ACE: Looking ahead to the offseason and the summer, do you have any plans in terms of going to camps or junior days and taking visits to certain schools? Do you have any visits in mind, or are you waiting to set those up?
COURTNEY: I have a few visits in mind, but I'm still really just waiting to set everything up. I'm dealing with taking the ACT right now, this is my first time taking that, so I'm going to get focused on that, and then after that's over with I'll get ready to see what I'm going to do in terms of taking visits and everything.
ACE: In terms of your recruitment in general, do you have an idea in terms of a timeline?
COURTNEY: It's kinda early, but most likely I want to get it done and chosen by the beginning of my [senior] season.
ACE: When you're looking at these schools right now, and I know it's pretty early, but when you're looking to commit to a program and a school, what are you looking for there?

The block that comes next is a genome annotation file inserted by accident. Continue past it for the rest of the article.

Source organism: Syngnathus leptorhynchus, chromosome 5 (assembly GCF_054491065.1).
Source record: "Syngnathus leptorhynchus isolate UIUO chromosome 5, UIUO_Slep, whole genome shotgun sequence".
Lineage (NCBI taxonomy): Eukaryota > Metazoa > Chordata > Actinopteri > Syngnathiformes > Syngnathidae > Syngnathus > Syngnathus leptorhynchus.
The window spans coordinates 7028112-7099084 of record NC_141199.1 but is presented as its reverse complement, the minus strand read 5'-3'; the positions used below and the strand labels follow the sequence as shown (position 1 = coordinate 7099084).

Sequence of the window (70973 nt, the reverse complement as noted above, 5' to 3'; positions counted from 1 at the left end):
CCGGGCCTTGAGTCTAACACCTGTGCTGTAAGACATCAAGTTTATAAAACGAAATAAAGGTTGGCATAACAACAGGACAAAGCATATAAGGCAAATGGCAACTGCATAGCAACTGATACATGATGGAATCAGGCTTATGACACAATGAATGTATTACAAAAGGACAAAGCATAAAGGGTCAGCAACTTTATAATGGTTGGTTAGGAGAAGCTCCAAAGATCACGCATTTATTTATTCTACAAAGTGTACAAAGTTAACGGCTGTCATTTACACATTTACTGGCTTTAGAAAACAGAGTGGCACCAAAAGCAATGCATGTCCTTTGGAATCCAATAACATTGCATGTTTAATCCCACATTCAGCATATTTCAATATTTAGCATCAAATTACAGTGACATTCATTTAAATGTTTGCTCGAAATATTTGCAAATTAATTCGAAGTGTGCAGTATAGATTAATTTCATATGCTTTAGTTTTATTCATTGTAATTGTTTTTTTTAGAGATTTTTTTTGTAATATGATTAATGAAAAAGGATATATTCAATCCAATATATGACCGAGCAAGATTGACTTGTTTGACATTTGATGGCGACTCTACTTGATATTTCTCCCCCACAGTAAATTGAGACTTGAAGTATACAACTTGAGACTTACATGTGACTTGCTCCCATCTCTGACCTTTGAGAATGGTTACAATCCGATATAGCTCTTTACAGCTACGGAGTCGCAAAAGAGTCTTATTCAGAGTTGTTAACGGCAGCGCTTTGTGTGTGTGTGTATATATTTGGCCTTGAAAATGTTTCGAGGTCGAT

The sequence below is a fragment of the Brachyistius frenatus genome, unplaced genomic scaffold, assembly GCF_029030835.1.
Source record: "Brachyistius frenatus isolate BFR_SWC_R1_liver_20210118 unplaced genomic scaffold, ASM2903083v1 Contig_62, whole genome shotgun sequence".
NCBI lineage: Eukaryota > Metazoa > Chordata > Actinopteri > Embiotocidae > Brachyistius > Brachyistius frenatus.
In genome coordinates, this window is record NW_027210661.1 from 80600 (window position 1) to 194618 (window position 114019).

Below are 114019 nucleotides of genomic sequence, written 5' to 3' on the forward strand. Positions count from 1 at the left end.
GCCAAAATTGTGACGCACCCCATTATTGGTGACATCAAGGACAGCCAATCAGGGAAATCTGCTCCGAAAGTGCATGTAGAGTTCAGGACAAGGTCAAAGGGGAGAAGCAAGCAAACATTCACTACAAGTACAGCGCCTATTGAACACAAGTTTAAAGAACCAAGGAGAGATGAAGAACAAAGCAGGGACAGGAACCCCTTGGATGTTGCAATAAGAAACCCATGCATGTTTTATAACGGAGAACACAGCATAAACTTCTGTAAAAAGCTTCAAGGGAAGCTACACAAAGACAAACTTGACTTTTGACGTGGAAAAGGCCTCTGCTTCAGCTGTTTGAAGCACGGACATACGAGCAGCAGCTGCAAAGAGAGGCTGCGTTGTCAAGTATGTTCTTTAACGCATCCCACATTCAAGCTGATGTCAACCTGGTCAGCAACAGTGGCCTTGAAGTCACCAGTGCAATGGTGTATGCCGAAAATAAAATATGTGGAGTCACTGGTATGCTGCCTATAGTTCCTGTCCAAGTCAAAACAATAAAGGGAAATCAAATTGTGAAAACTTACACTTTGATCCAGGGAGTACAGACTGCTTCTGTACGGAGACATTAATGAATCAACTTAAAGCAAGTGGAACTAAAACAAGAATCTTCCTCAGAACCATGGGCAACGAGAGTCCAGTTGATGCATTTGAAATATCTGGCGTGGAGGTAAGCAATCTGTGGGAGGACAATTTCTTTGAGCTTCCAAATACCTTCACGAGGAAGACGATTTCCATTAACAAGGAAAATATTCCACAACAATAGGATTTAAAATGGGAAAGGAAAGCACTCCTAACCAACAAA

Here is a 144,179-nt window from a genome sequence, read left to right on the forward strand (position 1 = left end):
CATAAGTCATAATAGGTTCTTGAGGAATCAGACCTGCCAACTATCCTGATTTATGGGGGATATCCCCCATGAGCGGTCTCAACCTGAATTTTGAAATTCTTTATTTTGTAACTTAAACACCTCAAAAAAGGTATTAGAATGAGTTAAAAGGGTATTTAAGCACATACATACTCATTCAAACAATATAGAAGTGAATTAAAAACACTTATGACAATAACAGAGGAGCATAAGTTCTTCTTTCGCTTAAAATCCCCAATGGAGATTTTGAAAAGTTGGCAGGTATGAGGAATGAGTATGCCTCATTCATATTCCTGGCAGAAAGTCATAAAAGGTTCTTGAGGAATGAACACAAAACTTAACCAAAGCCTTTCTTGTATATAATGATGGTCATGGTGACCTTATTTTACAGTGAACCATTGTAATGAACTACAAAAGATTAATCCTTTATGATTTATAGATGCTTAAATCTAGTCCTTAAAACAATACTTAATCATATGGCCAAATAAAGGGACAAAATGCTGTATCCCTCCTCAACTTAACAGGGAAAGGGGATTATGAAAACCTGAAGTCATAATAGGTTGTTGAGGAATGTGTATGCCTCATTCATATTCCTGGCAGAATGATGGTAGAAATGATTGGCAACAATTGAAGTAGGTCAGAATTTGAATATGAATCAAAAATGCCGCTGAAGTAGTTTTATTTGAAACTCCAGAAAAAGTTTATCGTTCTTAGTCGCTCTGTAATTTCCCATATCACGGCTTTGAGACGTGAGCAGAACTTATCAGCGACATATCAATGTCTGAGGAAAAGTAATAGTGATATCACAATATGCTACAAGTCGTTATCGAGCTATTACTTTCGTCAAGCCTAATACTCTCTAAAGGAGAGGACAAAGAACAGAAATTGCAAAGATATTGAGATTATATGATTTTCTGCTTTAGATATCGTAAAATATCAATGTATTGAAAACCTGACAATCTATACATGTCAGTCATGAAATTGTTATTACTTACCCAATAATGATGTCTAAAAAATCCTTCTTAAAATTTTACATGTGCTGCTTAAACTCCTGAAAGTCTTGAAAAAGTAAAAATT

COURTNEY: I'm looking for a great program as far as educationally as well as what's going to be best for my family to be able to come down and visit and come watch me wherever I go. Wherever best fits me, what can help me out as far as earning a scholarship, getting that education, and playing time, that's basically about it.
ACE: I know people would be curious to hear what your thoughts are about Michigan right now. What are your feelings about Michigan?
COURTNEY: I definitely like Michigan. It's a great program. I'm good friends with Fitzgerald Toussaint, I've been talking to my dad about how Michigan is, and one of my teachers on the staff at my school also talks to me a little bit about it and tells me he can give me some information whenever I need it. I'm really keeping an open mind to every program so far, because right now there's really the elite programs [recruiting me], and Michigan is right with them. They looked great this year, and the coaches they had this year did really amazing. They're starting to make a great program out of Michigan and [bringing it back to] what it has been before.